Lady Clementina ffinch-ffarowmore | 1172 comments Adrian wrote: "I think its great that we all have different opinions. Wouldn't it be boring if we all thought the same ?? 😏"

So it will :)


Susan | 10530 comments Mod
I thought the relationship between Poirot and Hastings seemed extra warm in this novel, almost as though Christie was reassuring herself. What did everyone else think?


Tara  | 831 comments Susan wrote: "I thought the relationship between Poirot and Hastings seemed extra warm in this novel, almost as though Christie was reassuring herself. What did everyone else think?"

Agreed Susan. It was one of the few redeeming qualities of the novel.


message 27: by Jill (new) - rated it 4 stars

Jill (dogbotsmum) | 2181 comments Susan wrote: "I thought the relationship between Poirot and Hastings seemed extra warm in this novel, almost as though Christie was reassuring herself. What did everyone else think?"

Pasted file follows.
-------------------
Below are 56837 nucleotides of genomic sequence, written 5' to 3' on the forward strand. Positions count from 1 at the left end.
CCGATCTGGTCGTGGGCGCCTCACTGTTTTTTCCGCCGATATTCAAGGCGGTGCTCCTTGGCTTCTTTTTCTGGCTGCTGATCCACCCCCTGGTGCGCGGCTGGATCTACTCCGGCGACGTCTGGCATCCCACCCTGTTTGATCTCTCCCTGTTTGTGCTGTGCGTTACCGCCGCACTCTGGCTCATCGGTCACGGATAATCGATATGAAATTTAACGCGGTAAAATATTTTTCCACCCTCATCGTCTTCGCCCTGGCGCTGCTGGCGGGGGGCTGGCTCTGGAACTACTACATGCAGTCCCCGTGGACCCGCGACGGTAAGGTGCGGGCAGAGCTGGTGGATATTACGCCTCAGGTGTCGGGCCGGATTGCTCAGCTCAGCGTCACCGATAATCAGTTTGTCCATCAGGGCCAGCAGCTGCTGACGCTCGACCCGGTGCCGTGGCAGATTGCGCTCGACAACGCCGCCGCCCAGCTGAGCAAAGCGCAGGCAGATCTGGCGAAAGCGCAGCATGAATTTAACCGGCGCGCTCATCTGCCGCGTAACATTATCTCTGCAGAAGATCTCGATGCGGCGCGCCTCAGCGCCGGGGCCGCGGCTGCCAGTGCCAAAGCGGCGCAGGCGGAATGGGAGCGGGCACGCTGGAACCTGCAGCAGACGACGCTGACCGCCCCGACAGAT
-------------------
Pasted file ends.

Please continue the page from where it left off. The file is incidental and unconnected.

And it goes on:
I think it underlined their differences. And that is a formula that definitely works.


Pamela (bibliohound) | 395 comments Looks like I'll just fit this in by the end of the month! I'm enjoying it so far but I was a bit alarmed to see a character aged 55 described as an old man :( Times have certainly changed, just as well.


Susan | 10530 comments Mod
Good point, Pamela. I don't really think of myself as elderly just yet!


Jessica | 379 comments I do agree that the comradery between Hastings and Poirot was very nice here, but I also share Tara's exasperation at times with Hastings' continuous underestimation of Poirot's plans. And though of course, it is good to have self-confidence, he could also be just a little bit more self-reflecting. I was so frustrated with him when he rushed off with the chinamen!


Lady Clementina ffinch-ffarowmore | 1172 comments Pamela wrote: "Looks like I'll just fit this in by the end of the month! I'm enjoying it so far but I was a bit alarmed to see a character aged 55 described as an old man :( Times have certainly changed, just as ..."

We had some discussion on age and perception with Miss Marple last year- it certainly has changed with time, and rightly so :)


back to top